Tokina Introduces New 85mm F/1.8 FE Prime for Sony Mirrorless Cameras

Tokina kicks off its new mirrorless lens line with an 85mm f/1.8 for Sony E-mount.

Meet the debut lens for Tokina’s mirrorless atx-m series, the atx-m 85mm f/1.8 FE for full-frame Sony E-mount cameras.

This prime lens has some pretty impressive features, including a new fast and quiet ST-M autofocus motor, a smooth manual focus ring, and great low-light performance and beautiful bokeh thanks to its fast f/1.8 aperture.

It’ll also allow users to capture high-res images that are sharp from edge to edge with “well-controlled” chromatic aberrations. Its optical design includes ten glass elements in seven groups, one SD (Low Dispersion) lens, and Super Low Reflection Multi-Coating, which is exclusive to Tokina, to produce natural color, good contrast, as well as protection from water, oil, and dust.

And because this lens meets Sony’s licensed specifications, it’ll work just fine with Sony’s 5-axis image stabilization, Face/Eye Priority AF, Real-time Eye AF, MF assist, and electronic distance scale.

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Multiple Users Reporting Major EVF Issue with the Brand New Fuji X-Pro3

Users of Fujifilm’s brand new and much-anticipated X-Pro3 rangefinder have started reporting a troubling issue with their viewfinders. A number of users have taken to both DPReview and the FujiX Forum to report that their cameras’ EVFs have “all of a sudden” started showing a wildly overexposed image and preview, making it impossible to use.

The issue was first reported two weeks ago on the DPReview forums by photographer Etienne Waldron, who thought the issue was due to the fact that he had been shooting in a light rain when it first occurred.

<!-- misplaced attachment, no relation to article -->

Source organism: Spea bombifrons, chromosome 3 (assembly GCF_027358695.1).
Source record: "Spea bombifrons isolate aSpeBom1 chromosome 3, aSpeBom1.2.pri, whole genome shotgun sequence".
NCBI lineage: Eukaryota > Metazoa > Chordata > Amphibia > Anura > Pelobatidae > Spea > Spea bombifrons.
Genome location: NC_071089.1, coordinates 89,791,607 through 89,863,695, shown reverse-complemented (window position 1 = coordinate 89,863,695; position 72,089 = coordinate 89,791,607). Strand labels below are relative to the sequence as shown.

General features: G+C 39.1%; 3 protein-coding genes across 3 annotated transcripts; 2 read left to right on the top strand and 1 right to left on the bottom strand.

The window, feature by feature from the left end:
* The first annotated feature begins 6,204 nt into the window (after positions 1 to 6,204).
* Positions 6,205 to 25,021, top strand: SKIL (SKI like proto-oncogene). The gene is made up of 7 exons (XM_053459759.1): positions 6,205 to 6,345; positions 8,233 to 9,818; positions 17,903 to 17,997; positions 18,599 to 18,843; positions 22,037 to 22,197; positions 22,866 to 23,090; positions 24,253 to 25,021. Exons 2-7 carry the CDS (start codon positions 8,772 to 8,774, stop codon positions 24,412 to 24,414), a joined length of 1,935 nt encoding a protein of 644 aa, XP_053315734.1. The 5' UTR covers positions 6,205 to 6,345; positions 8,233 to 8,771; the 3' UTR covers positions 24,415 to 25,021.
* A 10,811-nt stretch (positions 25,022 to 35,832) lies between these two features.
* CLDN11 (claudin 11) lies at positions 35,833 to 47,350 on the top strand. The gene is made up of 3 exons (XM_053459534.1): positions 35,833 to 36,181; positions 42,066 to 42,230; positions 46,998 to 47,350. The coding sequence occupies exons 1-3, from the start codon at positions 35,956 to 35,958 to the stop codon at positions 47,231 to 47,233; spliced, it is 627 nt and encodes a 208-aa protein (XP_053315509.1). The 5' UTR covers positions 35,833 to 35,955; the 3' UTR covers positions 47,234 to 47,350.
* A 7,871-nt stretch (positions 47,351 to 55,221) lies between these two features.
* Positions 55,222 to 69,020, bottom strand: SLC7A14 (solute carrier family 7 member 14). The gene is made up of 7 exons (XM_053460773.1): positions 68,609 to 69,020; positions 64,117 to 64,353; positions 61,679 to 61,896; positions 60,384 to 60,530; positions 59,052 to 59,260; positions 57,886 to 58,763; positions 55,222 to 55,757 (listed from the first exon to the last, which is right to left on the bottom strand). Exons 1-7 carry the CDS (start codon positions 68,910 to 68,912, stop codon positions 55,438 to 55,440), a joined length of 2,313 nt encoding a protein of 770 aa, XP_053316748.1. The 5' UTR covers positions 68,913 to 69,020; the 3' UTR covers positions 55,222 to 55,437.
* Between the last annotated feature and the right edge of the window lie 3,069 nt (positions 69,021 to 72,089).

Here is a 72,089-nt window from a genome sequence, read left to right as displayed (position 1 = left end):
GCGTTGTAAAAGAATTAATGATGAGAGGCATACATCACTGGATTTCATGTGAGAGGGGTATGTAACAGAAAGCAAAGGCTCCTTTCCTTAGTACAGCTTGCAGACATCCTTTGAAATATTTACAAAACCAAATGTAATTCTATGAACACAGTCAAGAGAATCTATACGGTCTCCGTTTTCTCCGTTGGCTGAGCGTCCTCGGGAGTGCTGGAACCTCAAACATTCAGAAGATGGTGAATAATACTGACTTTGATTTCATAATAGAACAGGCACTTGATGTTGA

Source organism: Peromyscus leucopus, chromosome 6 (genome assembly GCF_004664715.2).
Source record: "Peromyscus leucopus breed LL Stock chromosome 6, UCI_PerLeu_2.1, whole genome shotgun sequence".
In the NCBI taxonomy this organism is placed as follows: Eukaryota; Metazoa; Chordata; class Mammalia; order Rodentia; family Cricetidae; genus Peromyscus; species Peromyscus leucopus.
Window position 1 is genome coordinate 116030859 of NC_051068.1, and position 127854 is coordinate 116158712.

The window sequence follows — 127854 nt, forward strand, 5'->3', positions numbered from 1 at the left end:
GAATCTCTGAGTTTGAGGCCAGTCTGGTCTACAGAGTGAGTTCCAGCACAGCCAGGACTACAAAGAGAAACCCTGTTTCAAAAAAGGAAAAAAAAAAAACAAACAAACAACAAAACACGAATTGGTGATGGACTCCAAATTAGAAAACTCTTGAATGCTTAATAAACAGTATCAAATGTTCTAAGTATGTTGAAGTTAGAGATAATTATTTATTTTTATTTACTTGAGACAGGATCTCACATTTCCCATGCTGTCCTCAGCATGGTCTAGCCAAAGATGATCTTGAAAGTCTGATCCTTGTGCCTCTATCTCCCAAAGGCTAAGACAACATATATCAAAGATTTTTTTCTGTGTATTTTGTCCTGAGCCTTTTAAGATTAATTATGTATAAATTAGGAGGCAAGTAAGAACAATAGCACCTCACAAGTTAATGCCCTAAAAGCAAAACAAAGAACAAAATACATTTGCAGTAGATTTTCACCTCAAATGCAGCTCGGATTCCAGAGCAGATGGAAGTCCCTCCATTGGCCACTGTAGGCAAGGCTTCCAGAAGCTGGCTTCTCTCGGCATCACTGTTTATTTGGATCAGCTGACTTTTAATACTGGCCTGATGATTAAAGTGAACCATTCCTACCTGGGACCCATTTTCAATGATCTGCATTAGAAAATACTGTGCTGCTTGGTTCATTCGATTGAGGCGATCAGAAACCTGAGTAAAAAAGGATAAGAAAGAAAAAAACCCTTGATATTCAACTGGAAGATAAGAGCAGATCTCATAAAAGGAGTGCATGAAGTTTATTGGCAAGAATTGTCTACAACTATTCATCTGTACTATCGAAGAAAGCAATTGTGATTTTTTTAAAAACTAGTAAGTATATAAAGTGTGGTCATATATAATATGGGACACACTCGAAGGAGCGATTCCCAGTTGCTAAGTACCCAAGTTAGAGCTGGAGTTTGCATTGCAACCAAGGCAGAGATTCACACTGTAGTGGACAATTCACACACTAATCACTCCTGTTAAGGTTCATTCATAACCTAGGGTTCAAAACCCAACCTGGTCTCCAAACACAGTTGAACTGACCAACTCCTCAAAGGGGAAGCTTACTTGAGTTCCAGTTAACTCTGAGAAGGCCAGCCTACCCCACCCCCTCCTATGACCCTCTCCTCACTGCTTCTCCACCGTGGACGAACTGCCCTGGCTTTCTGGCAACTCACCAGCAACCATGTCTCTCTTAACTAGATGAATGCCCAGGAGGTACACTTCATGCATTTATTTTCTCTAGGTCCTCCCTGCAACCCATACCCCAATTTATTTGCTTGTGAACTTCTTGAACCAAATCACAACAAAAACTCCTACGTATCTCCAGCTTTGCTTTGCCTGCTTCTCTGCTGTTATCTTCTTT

“I just went out shooting with the X-Pro3 under light rain and suddenly noticed that my EVF was misbehaving, showing me a (way) overexposed view when shooting, and brightness issues in both the menus and the ‘Play’ mode as well,” explained Waldron. “Things look normal through the LCD, but everything looks (very) overexposed through the viewfinder, almost plain white. Have any of you experienced this?”

Waldron eventually managed to capture two images of the phenomenon, which he kindly shared with PetaPixel below:

And this is what it looks like through the OVF:

The LCD, meanwhile, shows the image as it should:

Almost as soon as his report went up, other users joined the conversation to report that they, too, had been having the same issue. But while users on both forums were relieved that this wasn’t a problem with just their camera (i.e. thank god I didn’t break it), taking the battery out and resetting the camera does not help, leading some to wonder if this is a widespread hardware issue.

One user on the FujiX Forum posted that their dealer “confirmed it is a faulty camera and has given me a full refund.”

Another users said that, including the original poster, they had heard from “at least 4 Pro3 users with the same issue. Two of them getting direct replacement.” They speculated that, “there seems to be a QC issue here on the OLED and its connection.”

While this would be a major issue on any camera, it’s particularly problematic on the new X-Pro3 because of its ‘hidden LCD’ design. It seems like the only workaround is to avoid the EVF entirely by shooting form waist-level, or eye level with the LCD flipped all the way down.

We reached out to Fujifilm for comment yesterday, but have not heard back, so we can’t say how widespread this issue is. Maybe it’s just a handful of cameras, but given the number of confirmed cases already posted on the forums, Fuji might have a bigger problem, and possibly a recall, on its hands.

We will update this post if and when we have official confirmation or a statement from Fuji.

Image credits: Photos by Etienne Waldron and used with permission.

Meet Platyball, an Inverted Ball Head with an LED Level

From the makers of Platypod comes an innovative, new ball head system that is tough, sleek, and has an electronic leveling system.

Platypod has made a name for itself for giving filmmakers unique, compact, and rugged pieces of gear on which to shoot their films. Case in point: Platypod Ultra and Max, which double as mini-tripods and mounting plates for small mirrorless and larger DSLR cameras that can be set up virtually anywhere.